A new interactive mobile app that allows Ebola survivors to connect with each other, share public health advice, and update the world on the challenges they still face during their post-recovery lives has been launched by #ISurvivedEbola, the groundbreaking West African multimedia campaign.
The innovative digital tool debuted in Guinea on January 5. It is being piloted by the first Guinean survivor to share her story with the #ISurvivedEbola campaign. The updates from the app appear on the newly launched #ISurvivedEbola Web site, which also houses the stories of a growing community of Ebola survivors from Liberia, Sierra Leone, and Guinea.
The multiple #ISurvivedEbola campaign products and activities are reinforcing the existing work being done by organisations like UNICEF in Liberia, Sierra Leone, and Guinea to spread key messages on Ebola to the public. The multi-platform campaign encompasses the activation of the mobile app, the release of the first survivor story out of Guinea, and the launch of a Web site that will allow concerned citizens throughout the world to join the movement.The first message sent via the mobile app stated, in French, “Yes, I survived Ebola, thanks to the help of the brave healthcare workers who treated me. And I’ve learned that together, we can defeat this virus and protect our families and communities.”
After losing her father and five other family members to suspected or confirmed Ebola, Camara “Fanta” Fantaoulen of Guinea believed her death was imminent when she tested positive for the virus. Thanks to a combination of early treatment, strict adherence to her treatment plan, and sheer determination, Fanta recovered from the virus and is now providing psychosocial support to Ebola patients.
View her survivor story video here.
The mobile app is the latest component of the #ISurvivedEbola campaign, which leverages survivor stories from Liberia, Sierra Leone, and Guinea to deliver vital public health information about Ebola to affected populations, and to reduce the stigma faced by Ebola survivors. A key way in which the campaign does this is by documenting survivor stories in video, audio, and print formats; then disseminating these stories broadly via local, national, and international media, online platforms, and other distribution channels. Educational radio dramas that tell fictional yet reality-based stories of survival, and radio call-in shows that feature Ebola survivors as guests, are among the equally important campaign activities.
Funded by Microsoft co-founder Paul G Allen’s Vulcan Productions in response to the Ebola crisis in West Africa, #ISurvivedEbola is part of the #TackleEbola initiative and the Paul G Allen Family Foundation’s commitment of at least $100 million (about R1 100 million) for Ebola relief. The campaign is implemented by PCI Media Impact in collaboration with UNICEF.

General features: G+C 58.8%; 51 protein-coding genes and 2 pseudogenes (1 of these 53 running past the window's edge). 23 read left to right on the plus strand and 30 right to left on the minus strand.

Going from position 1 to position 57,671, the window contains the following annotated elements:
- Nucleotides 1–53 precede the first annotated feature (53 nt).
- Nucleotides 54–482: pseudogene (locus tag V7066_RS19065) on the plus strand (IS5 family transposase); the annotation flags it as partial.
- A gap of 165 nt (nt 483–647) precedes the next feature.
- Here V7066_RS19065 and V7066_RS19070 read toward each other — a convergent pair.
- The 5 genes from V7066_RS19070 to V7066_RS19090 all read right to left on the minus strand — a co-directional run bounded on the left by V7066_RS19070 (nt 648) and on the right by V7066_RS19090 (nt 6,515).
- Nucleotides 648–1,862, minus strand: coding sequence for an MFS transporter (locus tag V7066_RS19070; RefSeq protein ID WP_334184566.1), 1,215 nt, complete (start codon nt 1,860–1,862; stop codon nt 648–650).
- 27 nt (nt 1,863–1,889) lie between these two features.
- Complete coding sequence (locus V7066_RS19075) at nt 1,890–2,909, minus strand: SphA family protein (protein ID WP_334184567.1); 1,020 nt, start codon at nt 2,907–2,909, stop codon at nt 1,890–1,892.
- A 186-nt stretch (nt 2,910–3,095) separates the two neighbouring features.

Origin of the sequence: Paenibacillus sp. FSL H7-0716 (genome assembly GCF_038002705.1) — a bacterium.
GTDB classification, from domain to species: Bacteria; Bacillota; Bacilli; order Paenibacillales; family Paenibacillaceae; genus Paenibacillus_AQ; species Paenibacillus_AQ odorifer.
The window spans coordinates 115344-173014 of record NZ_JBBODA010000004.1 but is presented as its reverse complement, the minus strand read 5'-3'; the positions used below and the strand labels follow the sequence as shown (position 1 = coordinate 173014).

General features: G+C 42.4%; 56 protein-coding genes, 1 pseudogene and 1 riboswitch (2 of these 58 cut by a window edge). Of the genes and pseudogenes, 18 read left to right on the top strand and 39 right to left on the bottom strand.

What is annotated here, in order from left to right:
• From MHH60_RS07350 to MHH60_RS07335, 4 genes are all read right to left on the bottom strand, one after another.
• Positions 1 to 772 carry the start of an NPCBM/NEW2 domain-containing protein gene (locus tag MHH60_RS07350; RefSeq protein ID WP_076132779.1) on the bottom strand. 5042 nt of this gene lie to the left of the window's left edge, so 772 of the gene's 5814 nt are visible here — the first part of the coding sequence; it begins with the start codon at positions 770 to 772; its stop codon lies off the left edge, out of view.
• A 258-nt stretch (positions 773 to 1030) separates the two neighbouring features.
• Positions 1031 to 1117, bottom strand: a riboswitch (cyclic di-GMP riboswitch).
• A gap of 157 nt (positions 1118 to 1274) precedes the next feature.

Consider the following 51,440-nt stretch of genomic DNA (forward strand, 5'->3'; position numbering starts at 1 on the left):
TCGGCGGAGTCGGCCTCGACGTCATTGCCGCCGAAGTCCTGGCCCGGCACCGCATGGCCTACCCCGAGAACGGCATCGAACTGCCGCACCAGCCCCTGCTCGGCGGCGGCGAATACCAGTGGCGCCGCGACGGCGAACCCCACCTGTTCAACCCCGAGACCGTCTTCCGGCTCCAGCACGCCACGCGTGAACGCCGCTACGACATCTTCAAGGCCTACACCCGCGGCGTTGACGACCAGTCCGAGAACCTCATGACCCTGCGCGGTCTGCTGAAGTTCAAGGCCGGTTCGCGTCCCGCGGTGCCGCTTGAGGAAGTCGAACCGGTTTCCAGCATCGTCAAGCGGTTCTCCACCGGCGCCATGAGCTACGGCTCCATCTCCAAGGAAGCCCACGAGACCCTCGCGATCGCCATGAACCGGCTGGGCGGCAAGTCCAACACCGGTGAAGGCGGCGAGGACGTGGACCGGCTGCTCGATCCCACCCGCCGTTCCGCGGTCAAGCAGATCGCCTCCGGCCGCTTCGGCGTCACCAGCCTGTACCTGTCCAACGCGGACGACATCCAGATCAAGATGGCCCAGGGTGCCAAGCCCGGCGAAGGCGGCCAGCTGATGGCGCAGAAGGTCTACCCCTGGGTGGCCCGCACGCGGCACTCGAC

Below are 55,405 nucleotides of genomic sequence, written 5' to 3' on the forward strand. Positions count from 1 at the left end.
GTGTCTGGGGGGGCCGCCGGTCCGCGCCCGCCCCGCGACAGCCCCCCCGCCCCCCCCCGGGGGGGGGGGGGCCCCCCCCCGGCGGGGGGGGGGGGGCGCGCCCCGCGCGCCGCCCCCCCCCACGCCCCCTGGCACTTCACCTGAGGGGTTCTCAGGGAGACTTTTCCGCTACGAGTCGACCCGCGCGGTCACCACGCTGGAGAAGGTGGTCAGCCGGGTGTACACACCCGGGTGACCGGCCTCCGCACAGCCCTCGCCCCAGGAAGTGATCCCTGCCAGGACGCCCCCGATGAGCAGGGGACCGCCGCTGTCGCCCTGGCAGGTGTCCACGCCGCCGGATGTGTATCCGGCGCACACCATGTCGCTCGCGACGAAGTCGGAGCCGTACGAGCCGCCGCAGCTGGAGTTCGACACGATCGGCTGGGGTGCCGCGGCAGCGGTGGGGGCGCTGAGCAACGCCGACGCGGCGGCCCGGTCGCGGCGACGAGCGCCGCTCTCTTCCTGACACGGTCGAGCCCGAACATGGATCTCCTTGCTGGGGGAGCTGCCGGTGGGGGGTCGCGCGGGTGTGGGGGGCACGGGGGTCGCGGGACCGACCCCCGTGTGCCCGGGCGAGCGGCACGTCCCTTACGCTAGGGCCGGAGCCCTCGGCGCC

“The app gives a human face to survivorship and has the potential to create a sense of community in which the survivors, rather than being stigmatised, become leaders and heroes in this fight,” says arole Tomko, General Manager and Creative Director of Vulcan Productions. “The new digital components of the campaign extend our reach beyond West Africa, allowing these very moving, personal stories to be seen and heard globally.”
Currently, campaign staff in Liberia, Sierra Leone, and Guinea are providing each survivor who has shared his or her story through the campaign with a smartphone installed with the app, thereby enabling these individuals to use the technology to share information about their lives after recovery. The smartphones and the app were provided and developed with support from the charity fundraising Web site GlobalGiving. Campaign staff expect survivors in all three countries to begin using the app within two weeks. The mobile app updates will be shared globally on the #ISurvivedEbola Web site.
The campaign highlights other stories of hope and resilience to the world’s focus on the Ebola outbreak. The latest Liberia video introduces the world to Decontee Davis, a 23-year-old who overcame Ebola but lost her fiancé to the virus. Davis now works in an Interim Care Centre for children who have come in contact with Ebola patients and are under 21 days of observation. Many of these children have lost one or both parents to the disease. In a new Sierra Leone video, audiences meet Aminata Kargbo, a university student who, after surviving Ebola, has arisen as a leader in efforts to educate her fellow countrymen and women on the benefits of early treatment.
“(Although) treatment of Ebola patients is critical, the best way to end the Ebola outbreak in West Africa is to cut the chain of transmission and prevent further infections,” says Rafael Obregon, Chief of the Communication for Development Section at UNICEF. “As the global UN lead for the Social Mobilisation Pillar of the Ebola response in West Africa, UNICEF is at the helm of efforts to stop transmission by working with national governments and partners to educate the public in Liberia, Sierra Leone, and Guinea about how to protect themselves, their families, and their communities from the virus. #ISurvivedEbola is reinforcing our efforts by providing this information in multiple, highly entertaining forms, including through the testimonies of actual survivors.”
SOURCE: African Press Organisation, on behalf of #TackleEbola